Among wild dogs, one of the most commonly mistaken for a husky is the coyote. They share some similarities but they differ significantly in size, behavior, and habitat.
This guide will provide an overview of both species to help you understand the differences between huskies and coyotes.
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Huskies are large dogs well-known for their thick coats and pointed ears. They have a double coat which consists of a soft undercoat that helps keep them warm in colder climates and a coarser outer layer.
The most common husky colors are white, gray, black, red, and sable. Male huskies typically stand between 21-23.5 inches tall, while females can reach 20-22 inches. They usually weigh between 35 and 60 pounds.
On the other hand, coyotes are usually more petite than huskies. Their weight can range from 20 to 50 pounds. Although they can be of similar height; averaging ~24 inches tall. Male coyotes tend to be larger than their female counterparts, weighing up to 50 pounds on average.
The coat of a coyote is also thick, but it’s more coarse compared to a husky’s. Standard coat colors for coyotes include grayish brown with black tips or red mixed with a pale gray or tan shade all over their body.
Coyotes may have white patches on the neck and chest areas and near their legs and feet.
Temperament and behavior
Huskies are outgoing and friendly, making them an excellent fit for families with children. They’re also intelligent and independent, which allows them to be easily trained.
Huskies are known to be good problem solvers, but their strong prey drive can lead them to chase after small animals or other dogs.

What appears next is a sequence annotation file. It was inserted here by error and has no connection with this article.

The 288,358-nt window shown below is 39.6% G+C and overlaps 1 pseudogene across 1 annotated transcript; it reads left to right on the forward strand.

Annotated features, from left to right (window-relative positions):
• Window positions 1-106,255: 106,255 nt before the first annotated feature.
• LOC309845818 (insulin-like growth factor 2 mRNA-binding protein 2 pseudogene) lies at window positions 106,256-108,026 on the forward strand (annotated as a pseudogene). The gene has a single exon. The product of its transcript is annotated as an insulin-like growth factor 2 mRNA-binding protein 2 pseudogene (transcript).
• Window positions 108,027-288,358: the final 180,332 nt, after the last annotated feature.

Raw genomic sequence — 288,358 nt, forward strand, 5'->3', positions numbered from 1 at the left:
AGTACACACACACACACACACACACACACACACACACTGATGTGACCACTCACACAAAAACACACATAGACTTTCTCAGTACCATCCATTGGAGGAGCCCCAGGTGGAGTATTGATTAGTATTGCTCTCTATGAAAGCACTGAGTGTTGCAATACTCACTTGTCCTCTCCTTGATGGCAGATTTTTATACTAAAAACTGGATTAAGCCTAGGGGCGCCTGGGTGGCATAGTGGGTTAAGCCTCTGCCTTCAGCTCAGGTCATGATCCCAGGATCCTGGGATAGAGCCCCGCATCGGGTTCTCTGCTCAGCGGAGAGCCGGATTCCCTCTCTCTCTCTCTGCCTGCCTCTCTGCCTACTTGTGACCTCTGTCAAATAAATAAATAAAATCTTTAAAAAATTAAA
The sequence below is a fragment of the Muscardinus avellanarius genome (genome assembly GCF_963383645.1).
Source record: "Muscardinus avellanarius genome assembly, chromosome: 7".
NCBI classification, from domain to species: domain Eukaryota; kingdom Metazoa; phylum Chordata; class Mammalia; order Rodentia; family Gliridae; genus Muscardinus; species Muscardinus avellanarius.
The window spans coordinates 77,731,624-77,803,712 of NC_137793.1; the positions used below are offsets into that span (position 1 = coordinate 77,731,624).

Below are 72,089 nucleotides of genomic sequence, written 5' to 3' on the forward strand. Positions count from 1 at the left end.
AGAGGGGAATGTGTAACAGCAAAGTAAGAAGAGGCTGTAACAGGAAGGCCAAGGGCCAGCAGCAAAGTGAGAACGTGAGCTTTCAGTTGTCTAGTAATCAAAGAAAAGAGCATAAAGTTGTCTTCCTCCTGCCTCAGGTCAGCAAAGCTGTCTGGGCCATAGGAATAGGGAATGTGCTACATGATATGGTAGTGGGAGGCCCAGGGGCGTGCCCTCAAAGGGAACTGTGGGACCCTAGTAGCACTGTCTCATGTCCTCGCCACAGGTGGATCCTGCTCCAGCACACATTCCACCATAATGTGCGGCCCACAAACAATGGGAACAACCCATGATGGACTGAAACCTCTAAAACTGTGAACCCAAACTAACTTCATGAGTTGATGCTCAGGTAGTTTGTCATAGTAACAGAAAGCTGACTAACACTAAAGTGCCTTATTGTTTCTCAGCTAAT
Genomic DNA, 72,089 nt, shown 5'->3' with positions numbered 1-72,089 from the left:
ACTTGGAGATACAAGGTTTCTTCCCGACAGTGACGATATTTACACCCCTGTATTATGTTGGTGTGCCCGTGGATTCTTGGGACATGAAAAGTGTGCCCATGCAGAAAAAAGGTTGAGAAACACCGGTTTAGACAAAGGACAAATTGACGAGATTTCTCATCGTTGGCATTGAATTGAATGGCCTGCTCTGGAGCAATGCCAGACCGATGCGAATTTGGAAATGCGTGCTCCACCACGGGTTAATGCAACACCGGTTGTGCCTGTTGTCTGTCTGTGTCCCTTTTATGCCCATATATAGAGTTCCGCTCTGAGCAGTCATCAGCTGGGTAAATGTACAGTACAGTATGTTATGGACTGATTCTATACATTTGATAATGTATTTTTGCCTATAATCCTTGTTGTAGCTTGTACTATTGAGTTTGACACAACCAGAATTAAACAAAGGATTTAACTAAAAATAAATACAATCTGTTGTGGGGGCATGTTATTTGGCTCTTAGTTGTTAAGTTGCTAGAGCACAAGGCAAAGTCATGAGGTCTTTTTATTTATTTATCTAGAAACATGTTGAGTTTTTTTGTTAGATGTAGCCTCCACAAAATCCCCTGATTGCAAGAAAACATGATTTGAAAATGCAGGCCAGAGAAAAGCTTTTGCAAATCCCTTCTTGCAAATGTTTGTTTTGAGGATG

Although they make excellent family pets, it’s essential to provide proper training and socialization from a young age for your husky. This will help them learn how to interact appropriately with people and other animals.
Conversely, coyotes tend to exhibit bolder and more aggressive behaviors than huskies due to their wild nature. In addition, they’re highly territorial and can be pretty vocal when feeling threatened. Although their vocalisation tends to be more of a sqeal than a bark or growl.
While coyotes can make good pets, it’s important to remember that they aren’t domesticated animals and shouldn’t be treated as such. Coyotes require a great deal of patience, dedication, and training to become accustomed to living with humans.
Lifespan and health
The average lifespan of a husky is between 12-15 years when given proper care and nutrition. Common husky health issues include hip dysplasia, eye problems, thyroid disease, and heart defects.
Regular veterinary visits can help keep your husky healthy by identifying potential problems early on.
Coyotes typically have a shorter lifespan than huskies, living only 8-10 years on average in the wild. Factors such as malnutrition, diseases, and parasites can adversely affect their health.
If you have tamed a Coyote, regular veterinary checkups are essential for detecting any potential health issues early on.
Adaptability to different environments